I don't know if I was ever susceptible to that idea... No, check me on that. Now that I think about it, back when I was a liberal, I mindlessly joined in with the pack, imagining, for example, that American Indians lived in a kind of innocent paradise instead of being violent and repressive Stone Age brutes. Their lifestyle has little to recommend to the space-age Raccoon.
It was my study of psychology, and by extension, psychohistory, that cured me of the tendency. You could say that collective development is analogous to individual development, in that -- obviously -- the further back you go, the more primitive things get.
And no, I am not devaluing or dehumanizing our venerable furbears, without whom we wouldn't be here. Rather, the opposite. You may recall that on any number of occasions I have said that I don't regard children as "defective," or partial, or somehow incomplete human beings.
Rather -- for example -- I look at my 10 year old and see him as a perfect 10. The purpose of being 10 is not to be 11, let alone 18, or 21, or 30. I never give him the impression that his life will really begin in the future, and that there is no intrinsic validity and dignity to his current life, just as it is. We never talk about college, as if it is a matter of great importance where or even whether he decides to go. If anything, we let him know that he will have to gird his soul if he decides to explore those endarkened precincts.
Indeed, I assume that in 10 years time, everyone will have seen through the malevolent silliness, the infantile fascism, of college, and the bubble will have burst. The University Snowflake movement is doing everything in its power to move up the timeline.
Well, take that same principle and apply it to history, prehistory, and even pre-prehistory, AKA mythology. People of the past are often rather childlike by our standards, but that doesn't invalidate their lives, any more than our lives are invalid in comparison to the enlightened ones who will be here 1,000 years hence.
In fact, one of the most important functions of religion is to make sure that our current being has full validity in light of future developments.
What I mean is that religion speaks of universal truths, i.e., truths that will always be true regardless of future discoveries and developments. It's just that we must take those developments and inflect them through the prism of timeless truth. Which is what we are always doing around here.
For example, just as our predecessors took Aristotelian or Newtonian physics and examined them in light of religious truth, we do the same thing vis-a-vis quantum physics, or chaos and complexity, or information theory. The truth doesn't change, but our way of conceptualizing and communicating it does.
Among other things, this assures us that our lives will always have the possibility of being "valid," validity presupposing access to a truth that never changes -- in which we can confidently place our faith.
Conversely, let's say you place your faith in science in the vulgar sense. This automatically condemns you to obsolescence, being that science is always changing. For example, what if you placed your faith in Newton in the 19th century? Oops! Einstein just obliterated your faith. It is no different if you place your faith in Darwin today.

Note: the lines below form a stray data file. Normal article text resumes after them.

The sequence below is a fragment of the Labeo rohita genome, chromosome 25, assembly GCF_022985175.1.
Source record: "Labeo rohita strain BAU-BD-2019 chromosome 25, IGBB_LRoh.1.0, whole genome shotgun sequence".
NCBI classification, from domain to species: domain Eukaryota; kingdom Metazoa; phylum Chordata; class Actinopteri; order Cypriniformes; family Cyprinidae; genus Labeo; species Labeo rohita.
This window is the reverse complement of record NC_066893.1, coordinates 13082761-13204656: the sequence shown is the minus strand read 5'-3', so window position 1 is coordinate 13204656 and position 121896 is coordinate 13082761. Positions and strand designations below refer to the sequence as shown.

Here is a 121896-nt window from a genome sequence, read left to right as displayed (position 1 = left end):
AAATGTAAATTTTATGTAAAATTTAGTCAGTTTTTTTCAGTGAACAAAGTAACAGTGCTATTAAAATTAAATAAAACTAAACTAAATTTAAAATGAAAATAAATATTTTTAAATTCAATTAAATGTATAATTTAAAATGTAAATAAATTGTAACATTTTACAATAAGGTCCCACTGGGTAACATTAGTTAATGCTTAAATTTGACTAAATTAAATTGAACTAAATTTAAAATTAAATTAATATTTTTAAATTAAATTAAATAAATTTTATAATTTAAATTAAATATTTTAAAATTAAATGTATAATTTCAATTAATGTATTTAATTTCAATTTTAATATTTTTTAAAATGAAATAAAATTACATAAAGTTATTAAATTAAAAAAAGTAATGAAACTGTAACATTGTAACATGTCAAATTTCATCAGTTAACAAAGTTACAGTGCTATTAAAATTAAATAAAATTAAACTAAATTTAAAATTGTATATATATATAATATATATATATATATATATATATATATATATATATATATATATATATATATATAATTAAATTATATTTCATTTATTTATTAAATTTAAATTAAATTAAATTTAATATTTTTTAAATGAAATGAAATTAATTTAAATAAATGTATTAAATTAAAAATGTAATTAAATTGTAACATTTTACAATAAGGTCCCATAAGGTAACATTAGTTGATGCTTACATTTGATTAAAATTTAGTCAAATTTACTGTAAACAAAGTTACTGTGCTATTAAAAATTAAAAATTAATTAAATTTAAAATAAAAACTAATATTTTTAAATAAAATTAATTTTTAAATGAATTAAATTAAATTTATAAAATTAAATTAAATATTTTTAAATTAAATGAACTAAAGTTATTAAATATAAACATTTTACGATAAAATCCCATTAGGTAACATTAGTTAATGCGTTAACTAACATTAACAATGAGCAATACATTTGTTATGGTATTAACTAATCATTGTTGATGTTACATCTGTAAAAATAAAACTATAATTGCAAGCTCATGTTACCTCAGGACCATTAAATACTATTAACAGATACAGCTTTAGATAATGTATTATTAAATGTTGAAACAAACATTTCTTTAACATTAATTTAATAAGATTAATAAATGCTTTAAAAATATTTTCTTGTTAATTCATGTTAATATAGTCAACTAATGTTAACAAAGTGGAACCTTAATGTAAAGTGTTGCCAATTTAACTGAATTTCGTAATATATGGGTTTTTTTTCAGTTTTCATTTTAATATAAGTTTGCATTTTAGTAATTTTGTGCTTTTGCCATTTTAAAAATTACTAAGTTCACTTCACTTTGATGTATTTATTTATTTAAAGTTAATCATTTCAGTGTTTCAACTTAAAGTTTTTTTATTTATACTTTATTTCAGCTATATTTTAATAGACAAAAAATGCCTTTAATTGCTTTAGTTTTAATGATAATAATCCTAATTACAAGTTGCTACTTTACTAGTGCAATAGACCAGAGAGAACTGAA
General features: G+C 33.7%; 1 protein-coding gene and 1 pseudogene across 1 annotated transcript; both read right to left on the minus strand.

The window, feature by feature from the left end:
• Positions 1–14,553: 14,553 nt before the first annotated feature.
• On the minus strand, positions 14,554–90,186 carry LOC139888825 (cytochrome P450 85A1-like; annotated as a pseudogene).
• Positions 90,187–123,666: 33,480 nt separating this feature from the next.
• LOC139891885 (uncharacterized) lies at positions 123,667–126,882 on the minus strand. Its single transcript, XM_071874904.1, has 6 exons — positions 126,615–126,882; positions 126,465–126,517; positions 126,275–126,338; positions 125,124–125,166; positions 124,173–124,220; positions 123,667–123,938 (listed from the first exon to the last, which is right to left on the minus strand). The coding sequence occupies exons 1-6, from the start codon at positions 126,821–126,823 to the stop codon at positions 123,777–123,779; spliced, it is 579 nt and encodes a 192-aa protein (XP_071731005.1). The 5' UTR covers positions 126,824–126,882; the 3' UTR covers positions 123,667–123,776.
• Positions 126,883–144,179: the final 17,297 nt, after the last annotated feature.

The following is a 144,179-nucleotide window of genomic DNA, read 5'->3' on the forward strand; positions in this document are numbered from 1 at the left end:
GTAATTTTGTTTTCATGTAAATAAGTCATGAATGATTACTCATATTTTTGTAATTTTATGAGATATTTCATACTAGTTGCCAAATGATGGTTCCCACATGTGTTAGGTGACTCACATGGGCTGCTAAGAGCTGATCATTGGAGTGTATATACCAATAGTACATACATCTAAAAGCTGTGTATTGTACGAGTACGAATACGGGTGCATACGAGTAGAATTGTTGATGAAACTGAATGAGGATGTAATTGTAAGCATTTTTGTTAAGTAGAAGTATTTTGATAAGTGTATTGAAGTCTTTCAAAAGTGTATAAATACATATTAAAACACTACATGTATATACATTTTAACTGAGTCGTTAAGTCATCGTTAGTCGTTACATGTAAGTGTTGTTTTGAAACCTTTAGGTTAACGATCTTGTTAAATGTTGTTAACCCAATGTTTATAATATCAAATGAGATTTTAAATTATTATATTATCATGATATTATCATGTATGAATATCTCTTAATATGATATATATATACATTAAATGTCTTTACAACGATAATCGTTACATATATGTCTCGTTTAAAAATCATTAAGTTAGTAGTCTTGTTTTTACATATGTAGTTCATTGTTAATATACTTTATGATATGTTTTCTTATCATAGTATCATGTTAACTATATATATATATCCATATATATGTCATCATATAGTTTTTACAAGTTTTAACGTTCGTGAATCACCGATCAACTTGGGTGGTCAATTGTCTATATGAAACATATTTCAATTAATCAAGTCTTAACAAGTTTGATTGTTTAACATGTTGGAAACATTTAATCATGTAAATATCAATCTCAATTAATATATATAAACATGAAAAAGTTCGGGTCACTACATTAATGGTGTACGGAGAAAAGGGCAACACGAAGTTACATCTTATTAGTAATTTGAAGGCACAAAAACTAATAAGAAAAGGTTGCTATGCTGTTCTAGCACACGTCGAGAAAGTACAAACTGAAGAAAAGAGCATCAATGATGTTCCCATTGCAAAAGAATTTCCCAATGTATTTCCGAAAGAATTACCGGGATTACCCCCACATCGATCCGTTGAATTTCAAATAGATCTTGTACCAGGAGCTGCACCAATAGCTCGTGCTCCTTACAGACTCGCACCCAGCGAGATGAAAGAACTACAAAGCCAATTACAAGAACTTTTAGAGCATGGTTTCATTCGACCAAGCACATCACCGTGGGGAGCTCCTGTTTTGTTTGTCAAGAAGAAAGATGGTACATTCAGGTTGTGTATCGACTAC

Having said that, just as there is a proper way to be a 10 year old -- for example, you don't expect him to act like a five year old -- there is a proper way to be an 18 year old or 30 year old. You still have expectations, it's just that you don't project future ones onto the present. Which is why mature people don't condemn America's founders because some of them owned slaves.
At one time slavery was universal. Indeed, I would guess that there were more white slaves in the world in 1860 than black slaves. I myself am no doubt descended from serfs or worse, but I don't brag about it. I don't try to use it as an invitation to not grow the hell up and to become dependent upon the state. Jews are the most mistreated people in history, but you rarely see one on welfare.
Another critical point -- and one we've discussed in the past -- is that, precisely due to the conditions of modernity, we have so many more ways to be wicked. People of the past were just as vain and greedy and lustful and narcissistic, it's just that they lacked the means to act on their badness (or at least the damage was limited).
But thanks to Obama, we have Genghis Khan with nukes. Historically speaking, he has given to two-year olds what only 40 year-olds are mature enough to handle. Ironically, he has no respect for their culture, which is only running about 700 years behind ours.
Prior to evil modern capitalism there was the predatory state. "What was odd about northwestern Europe in the eighteenth century," writes McCloskey, was "that it escaped from 'predatory tendencies' common to every 'agrarian civilization' since the beginning."
So, to the extent that there are residual predatory tendencies in modern capitalism, it is because the tendencies are in man, not in the system per se. Indeed, the predatory tendencies are only worse with socialism, as we have seen in the Obama regime, which is one gargantuan macroparasite on the economy.
McCloskey reminds us that as a result of the long "European Civil War" of 1914-1989, "capitalism was nearly overwhelmed by nationalism and socialism." It was as if man had reached adolescence and decided to plunge back into childhood (which only happens all the time).
But a child's mind in a man's body is quite different from a man in a man's body. Regression to earlier stages of development is always possible, and indeed, this goes to the deep structure of the culture war between left and right. The left is very much like an immature child who will never get what he needs so long as he is getting what he thinks he wants.
Much to do today. To be continued...